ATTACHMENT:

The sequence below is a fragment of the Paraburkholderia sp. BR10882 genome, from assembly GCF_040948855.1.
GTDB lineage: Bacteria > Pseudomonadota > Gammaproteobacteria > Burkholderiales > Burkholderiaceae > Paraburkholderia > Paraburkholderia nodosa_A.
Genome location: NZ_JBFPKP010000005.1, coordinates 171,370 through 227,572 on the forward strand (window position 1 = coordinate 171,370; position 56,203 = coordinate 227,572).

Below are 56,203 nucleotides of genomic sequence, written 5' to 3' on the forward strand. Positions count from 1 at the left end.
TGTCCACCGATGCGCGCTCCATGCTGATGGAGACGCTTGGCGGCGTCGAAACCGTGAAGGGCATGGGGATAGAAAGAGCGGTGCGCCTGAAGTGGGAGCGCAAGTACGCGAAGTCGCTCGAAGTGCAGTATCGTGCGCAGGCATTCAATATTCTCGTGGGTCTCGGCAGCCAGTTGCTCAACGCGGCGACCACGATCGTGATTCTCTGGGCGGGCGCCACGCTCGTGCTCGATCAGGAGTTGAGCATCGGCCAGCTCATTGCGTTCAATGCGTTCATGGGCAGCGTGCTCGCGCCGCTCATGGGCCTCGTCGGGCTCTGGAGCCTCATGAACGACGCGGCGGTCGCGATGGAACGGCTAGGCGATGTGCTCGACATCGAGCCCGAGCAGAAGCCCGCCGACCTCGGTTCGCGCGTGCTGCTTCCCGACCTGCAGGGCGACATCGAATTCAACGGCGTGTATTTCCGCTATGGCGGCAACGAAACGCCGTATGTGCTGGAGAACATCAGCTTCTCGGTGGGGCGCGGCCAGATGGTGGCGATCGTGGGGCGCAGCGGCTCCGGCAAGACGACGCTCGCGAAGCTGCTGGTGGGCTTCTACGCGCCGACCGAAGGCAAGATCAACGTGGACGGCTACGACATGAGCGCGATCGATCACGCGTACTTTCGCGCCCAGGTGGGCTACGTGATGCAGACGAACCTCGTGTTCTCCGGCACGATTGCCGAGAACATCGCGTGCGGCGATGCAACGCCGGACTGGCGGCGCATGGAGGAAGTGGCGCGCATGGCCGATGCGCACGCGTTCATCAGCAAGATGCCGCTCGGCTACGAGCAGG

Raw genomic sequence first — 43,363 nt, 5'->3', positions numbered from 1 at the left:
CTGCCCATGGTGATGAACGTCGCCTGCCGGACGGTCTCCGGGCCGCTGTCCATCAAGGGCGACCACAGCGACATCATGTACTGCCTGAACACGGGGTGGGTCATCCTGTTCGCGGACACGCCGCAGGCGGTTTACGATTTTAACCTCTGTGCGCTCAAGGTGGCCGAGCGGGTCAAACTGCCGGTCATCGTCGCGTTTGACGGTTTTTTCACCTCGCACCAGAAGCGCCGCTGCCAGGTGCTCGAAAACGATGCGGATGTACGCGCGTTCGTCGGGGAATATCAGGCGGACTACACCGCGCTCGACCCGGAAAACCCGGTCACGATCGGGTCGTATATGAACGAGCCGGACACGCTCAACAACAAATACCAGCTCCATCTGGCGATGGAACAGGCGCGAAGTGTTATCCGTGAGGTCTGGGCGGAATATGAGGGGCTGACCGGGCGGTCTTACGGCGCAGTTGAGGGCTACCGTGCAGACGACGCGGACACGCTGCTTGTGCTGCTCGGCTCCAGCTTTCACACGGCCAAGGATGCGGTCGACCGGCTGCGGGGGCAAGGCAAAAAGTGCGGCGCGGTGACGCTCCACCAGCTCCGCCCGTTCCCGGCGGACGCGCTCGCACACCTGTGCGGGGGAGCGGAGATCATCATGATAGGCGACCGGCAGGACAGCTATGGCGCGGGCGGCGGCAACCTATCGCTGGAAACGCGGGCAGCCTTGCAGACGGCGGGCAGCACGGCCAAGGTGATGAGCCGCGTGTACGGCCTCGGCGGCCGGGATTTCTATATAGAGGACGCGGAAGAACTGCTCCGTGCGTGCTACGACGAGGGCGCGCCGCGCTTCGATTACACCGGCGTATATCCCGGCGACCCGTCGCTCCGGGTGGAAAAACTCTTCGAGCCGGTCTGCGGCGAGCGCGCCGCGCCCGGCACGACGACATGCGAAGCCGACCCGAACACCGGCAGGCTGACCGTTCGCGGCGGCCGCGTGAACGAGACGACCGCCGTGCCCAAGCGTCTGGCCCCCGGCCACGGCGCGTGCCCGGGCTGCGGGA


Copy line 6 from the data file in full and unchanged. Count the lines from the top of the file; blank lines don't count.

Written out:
Raw genomic sequence first — 43,363 nt, 5'->3', positions numbered from 1 at the left: